Samsung Galaxy Note 9 hands-on: This is what a $1,250 Android phone feels like

Another first for the Note.

Credit: Michael Simon/IDG

The Note 9 doesn’t come in black.

That was the second biggest surprise Samsung had for me during my Note 9 briefing earlier this week. The first was the price: $1,000 for the 128GB base model and an eye-popping $1,250 for the 512GB version. That’s $100 more than the top-of-the-line iPhone X (which only has 256GB of storage) for those keeping score. So Samsung’s Note 9 brings another first for the Android world: sticker shock.

Otherwise, Samsung’s newest phablet is pretty much exactly what I expected it to be, what with an endless stream of leaks and rumors spilling nearly every bean there was to be spilled. I already knew about the processor, the new S Pen, the storage increase, and the AI camera. The Note 9 is basically a Note 8 with Galaxy S9+ specs and a more logical fingerprint sensor placement.

The display is a tenth of an inch bigger than its predecessor, but I might not have noticed when I picked up the Note 9 for the first time, if not for its weight. The Note 8 is already one of the heaviest phones you can buy, but the new Note adds noticeable heft, pushing it over the 200 gram mark.

But the Note has never been designed for use with one hand, so that probably won’t be an issue for anyone who buys one. The new handset doesn’t bring any truly revolutionary features or wild innovations like prior Galaxy phones, but if you’re a Note fan, No. 9 checks off more than enough upgrade boxes. Whether that’s worth four-figures is another story.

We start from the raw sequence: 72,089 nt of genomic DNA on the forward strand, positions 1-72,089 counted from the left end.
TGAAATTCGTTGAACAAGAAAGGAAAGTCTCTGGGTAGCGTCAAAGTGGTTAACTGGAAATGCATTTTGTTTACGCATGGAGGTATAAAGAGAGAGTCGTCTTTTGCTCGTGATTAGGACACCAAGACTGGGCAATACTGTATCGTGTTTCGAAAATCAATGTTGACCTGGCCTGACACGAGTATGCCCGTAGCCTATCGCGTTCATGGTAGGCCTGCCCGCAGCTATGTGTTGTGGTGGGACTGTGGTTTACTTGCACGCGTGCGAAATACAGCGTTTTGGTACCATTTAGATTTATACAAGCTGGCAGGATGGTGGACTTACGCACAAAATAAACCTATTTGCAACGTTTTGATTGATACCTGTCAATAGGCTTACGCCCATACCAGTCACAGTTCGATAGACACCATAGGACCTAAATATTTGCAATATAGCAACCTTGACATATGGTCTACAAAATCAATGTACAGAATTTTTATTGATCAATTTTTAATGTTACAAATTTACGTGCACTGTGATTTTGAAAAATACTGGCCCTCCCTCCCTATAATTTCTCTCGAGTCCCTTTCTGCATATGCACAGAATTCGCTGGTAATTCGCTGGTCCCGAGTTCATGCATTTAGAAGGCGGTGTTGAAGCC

Packed with power

The target audience for the Note has always been power users, and the Note 9 is squarely aimed at multi-taskers (or, as Samsung calls them, hyper taskers). You can check out the full specs of the Note 9 here, but you can pretty much guess what a phone costing $1,000 in late 2018 has on the inside. Of note, Samsung has doubled the base storage from 64GB to 128GB, but real power users will be more intrigued by the 512GB version. That’s twice the storage Apple offers on the top-of-the-line iPhone X. The 512GB model also comes with 8GB of RAM, the most ever in a Note phone.

galaxy note 9 back2 Michael Simon/IDG

The fingerprint sensor on the Galaxy Note 9 is in a better spot this year.

It also packs a 4,000mAh battery, another first for a Galaxy phone and a decent 20 percent boost over the Note 8’s 3,300mAh cell. Samsung is well aware that the Note 7 recall is still fresh in our minds, so I was assured that the new phone has gone through the same rigorous testing as every other post-Note 7 phone.

Samsung could have easily put a 3,500mAh battery in the Note 9 and called it a day, so it’s good to see the envelope being pushed again. Buyers of the Note—especially ones willing to pay over $1,000 for one—are more interested in power than AR Emoji, and Samsung has certainly delivered with the Note. The only knock on its spec sheet is that it’s still running an OS based on Oreo, which is technically outdated now that Pie has arrived.

Another camera with AI inside

The camera inside the Note 9 is the most surprising feature, precisely because there are no hardware upgrades. Spec-wise, it’s identical to the S9+, right down to the gimmicky Dual Aperture. What’s different is a dose of artificial intelligence in the form of an optional scene optimizer. We’ve already seen similar systems in phones like the Mate 10 Pro and the LG G7 ThinQ with varying results, so it remains to be seen if it’s successful on the Note 9.

galaxy note 9 camera Michael Simon/IDG

That tiny fork-and-knife icon lets you know the Note 9’s camera has recognized it’s looking at food.